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View Resource Building Inspector Screenshot

The landscape of New York City has always been in constant flux. To keep track of the city as it changes, the New York Public library has been amassing thousands of historical street atlases over decades, "making those lost places findable." The website invites motivated amateurs to take the digitized, computer-generated amalgams of these old maps, and "test drive" them. In other words, readers...

http://buildinginspector.nypl.org/
View Resource 40 maps that explain the Roman Empire Screenshot

Since Scout’s founding in 1994, our staff has included a steady stream of map lovers. The Scout Report has featured maps of small townships in the south of England, maps of uncolonized territories in the American West, maps of ancient Indian dynasties - and with this resource, 40 maps that explain the Roman Empire. This fascinating collection brings the political, social, and economic realities of...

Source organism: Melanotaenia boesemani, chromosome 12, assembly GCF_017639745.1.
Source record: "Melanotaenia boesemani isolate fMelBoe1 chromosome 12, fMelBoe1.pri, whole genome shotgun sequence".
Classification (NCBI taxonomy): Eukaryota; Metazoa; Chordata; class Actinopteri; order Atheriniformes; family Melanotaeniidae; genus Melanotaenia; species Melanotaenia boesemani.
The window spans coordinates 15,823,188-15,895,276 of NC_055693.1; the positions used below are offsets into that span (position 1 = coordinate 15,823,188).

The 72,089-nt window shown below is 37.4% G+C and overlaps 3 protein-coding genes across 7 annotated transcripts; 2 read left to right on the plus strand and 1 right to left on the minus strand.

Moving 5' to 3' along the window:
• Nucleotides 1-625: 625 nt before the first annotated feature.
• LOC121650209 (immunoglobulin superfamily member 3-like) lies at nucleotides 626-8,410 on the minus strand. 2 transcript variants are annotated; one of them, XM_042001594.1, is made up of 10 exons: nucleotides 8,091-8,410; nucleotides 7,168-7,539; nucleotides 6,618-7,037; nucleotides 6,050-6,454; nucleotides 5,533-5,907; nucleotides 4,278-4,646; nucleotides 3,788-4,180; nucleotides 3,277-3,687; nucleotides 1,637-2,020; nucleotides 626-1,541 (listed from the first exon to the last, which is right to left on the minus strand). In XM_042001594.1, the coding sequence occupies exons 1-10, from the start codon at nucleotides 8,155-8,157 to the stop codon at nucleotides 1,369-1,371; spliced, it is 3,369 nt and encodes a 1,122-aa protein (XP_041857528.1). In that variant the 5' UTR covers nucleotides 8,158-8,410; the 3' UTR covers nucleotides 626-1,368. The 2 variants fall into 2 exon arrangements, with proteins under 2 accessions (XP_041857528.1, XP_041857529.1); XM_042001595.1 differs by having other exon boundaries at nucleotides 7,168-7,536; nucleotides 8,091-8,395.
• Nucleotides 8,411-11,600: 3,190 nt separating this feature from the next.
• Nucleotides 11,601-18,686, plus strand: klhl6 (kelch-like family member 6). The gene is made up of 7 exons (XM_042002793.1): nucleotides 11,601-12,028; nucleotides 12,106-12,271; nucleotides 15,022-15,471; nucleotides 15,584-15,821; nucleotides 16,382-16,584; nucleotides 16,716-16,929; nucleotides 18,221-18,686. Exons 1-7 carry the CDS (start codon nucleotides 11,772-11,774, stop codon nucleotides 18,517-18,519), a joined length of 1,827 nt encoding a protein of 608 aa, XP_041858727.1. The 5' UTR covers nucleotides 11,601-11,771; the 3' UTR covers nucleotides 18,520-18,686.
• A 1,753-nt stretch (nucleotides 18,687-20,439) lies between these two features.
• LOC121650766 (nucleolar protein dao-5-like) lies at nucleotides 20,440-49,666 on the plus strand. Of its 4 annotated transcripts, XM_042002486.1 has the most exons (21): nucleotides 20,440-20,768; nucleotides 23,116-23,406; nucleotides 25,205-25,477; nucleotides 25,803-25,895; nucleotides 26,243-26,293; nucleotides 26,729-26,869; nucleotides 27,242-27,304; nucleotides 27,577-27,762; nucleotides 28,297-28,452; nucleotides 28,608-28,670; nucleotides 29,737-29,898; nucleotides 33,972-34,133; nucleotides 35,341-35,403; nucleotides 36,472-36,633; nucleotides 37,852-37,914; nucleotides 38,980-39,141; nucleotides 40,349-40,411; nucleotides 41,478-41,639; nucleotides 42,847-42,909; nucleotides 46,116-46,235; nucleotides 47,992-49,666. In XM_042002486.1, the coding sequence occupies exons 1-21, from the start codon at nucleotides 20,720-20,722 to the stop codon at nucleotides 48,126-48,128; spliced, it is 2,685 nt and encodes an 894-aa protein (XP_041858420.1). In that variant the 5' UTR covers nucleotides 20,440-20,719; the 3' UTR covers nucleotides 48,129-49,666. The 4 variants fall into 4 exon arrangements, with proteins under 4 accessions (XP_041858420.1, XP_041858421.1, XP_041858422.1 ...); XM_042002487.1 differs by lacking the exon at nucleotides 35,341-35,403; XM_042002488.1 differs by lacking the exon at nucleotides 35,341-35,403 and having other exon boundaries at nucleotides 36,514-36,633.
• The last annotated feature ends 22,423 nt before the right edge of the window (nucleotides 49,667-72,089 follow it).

https://www.vox.com/2014/8/19/5942585/40-maps-that-explain-t...
View Resource History: Maps of the World Screenshot

This app, which is designed to be compatible with iPhone, iPad, and iPod Touch (iOS 5.0+) features 178 historical maps from around the world, organized by category or era. The maps are interactive and intended to highlight geopolitical and geographic shifts over time. Perfect for history teachers, or anyone fascinated by history.

https://seungbin.wordpress.com
View Resource The True Size Of... Screenshot

For the past several centuries, cartographers have tried to find different ways to portray the globe on a two-dimensional map. Many of these attempts, including the Mercator projection, distort the true size of different countries and regions. As a result, many of us have false perceptions about the proportional size of different geographical areas. This website, created by James Talmage and Damon...

https://thetruesize.com/
View Resource OpenStreetMap Screenshot

OpenStreetMap is a community-driven alternative to GoogleMaps. It is essentially Wikipedia for spatial data. Like Wikipedia, anybody can contribute new geographic data or refine the existing data. All of OpenStreetMap's data is open data, licensed under their "Open Data Commons Open Database License," which is broadly similar to a Creative Commons Attribution-ShareAlike license. Users may copy,...

https://www.openstreetmap.org